GrayWolf’s DirectSense® II probes will now connect via Bluetooth LE wireless to Apple and Android devices. Their highly reliable, adaptable DSII probes for Indoor Air Quality (IAQ) and Toxic Gas testing/monitoring will imminently have Apps for iOS and Android operating systems available (free) on the Apple and Google App stores. Use smartphone or tablet as a multi-parameter display, data-logger, and far more. Indoor air quality Choose from over 25 highly accurate, smart indoor air q...
The EME3625MD, a new, 3-inch deep, stationary Ruskin louver, approved by Miami-Dade, for its wind-driven rain resistance, is designed for structures in high-velocity hurricane zones that require louvers with basic impact protection. EME3625MD louver Mechanically fastened to add to its strength, the vertical louver also offers improved air and water performance over Ruskin’s previous Miami-Dade approved model, the EME3625DFLMD, and is AMCA 540 (Missile D) and 550 listed. We designed the...
With indoor air quality more essential than ever with the infectious COVID-19 still active worldwide, eradicating the virus while it's airborne is crucial to mitigating its transmission. Energy Cloud, a clean-tech company specializing in healthy buildings and energy-efficient environments has a solution: Hummingbird™ EQ, an air purification system that captures and deactivates airborne COVID-19 virus. Air Vaccine™ technology Hummingbird™'s EQ with Air Vaccine™ tec...
Secure I.T. Environments Ltd, one of the UK’s design and build companies for modular, containerized, and micro data centers, announces the completion of a new UPS room, Air Handling Unit (AHU), and air conditioning upgrade at Principality Building Society in Cardiff, Wales – A mutual building society with over 500,000 members and 160 years of experience. With existing AHU and sensing equipment approaching the end of life, Principality wanted to upgrade to equipment that would offer...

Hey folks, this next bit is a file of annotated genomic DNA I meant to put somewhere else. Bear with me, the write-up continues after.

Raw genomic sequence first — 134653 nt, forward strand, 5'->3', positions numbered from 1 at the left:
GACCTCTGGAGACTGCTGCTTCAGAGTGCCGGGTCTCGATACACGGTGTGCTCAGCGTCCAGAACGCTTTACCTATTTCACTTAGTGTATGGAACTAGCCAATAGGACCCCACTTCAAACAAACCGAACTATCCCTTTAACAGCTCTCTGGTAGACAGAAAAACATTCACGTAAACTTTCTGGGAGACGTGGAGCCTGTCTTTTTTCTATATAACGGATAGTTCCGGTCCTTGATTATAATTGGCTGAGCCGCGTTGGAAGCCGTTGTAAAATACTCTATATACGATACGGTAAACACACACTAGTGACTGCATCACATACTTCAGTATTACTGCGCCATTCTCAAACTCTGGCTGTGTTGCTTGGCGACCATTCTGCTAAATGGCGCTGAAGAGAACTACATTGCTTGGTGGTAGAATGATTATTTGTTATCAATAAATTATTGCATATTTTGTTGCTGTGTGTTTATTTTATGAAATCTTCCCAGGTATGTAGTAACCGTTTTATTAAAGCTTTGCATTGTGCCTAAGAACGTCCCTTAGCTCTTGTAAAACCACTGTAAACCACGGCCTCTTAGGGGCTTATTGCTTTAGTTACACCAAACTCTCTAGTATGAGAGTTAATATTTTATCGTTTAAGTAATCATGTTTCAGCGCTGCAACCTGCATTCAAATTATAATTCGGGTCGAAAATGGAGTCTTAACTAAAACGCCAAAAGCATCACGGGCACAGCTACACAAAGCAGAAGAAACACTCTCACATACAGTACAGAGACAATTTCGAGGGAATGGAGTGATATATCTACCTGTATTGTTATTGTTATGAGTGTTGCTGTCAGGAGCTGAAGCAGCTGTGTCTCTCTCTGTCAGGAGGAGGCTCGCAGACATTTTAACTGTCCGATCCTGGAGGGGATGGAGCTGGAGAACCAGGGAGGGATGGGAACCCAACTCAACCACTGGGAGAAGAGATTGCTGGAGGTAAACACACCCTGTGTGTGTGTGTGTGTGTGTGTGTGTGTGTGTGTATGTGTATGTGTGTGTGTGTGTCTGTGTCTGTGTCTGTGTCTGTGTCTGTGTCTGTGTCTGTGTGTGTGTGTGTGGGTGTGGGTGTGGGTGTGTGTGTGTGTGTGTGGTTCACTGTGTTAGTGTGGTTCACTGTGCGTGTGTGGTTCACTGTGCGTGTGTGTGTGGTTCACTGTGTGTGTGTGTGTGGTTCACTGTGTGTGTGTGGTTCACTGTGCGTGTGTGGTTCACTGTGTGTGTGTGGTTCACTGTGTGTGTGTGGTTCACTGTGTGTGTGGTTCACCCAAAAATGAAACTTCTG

Johnson Controls, the globally renowned company for smart, healthy, and sustainable building solutions, has significantly upgraded the testing lab facilities at its residential HVAC manufacturing plant in Wichita, Kan. upgrading HVAC testing facility The nearly US$ 15 million investment includes the addition of seven test chambers, automated testing and model shop equipment, and a new building, which adds 2,000 more square footage space, bringing the plant’s total testing facilities to 1...
Active air purification and HVAC specialists, Better Indoors, have formed a new strategic partnership with water and air quality providers, SMS Environmental, to help UK businesses, healthcare and education settings create safe indoor environments. Headquartered in Surrey, Better Indoors, is the sole UK distributor of RGF Environmental Group, manufacturers of innovative active air purification technology that instantly eliminates harmful viruses and bacteria, including SARS-CoV-2 at the point o...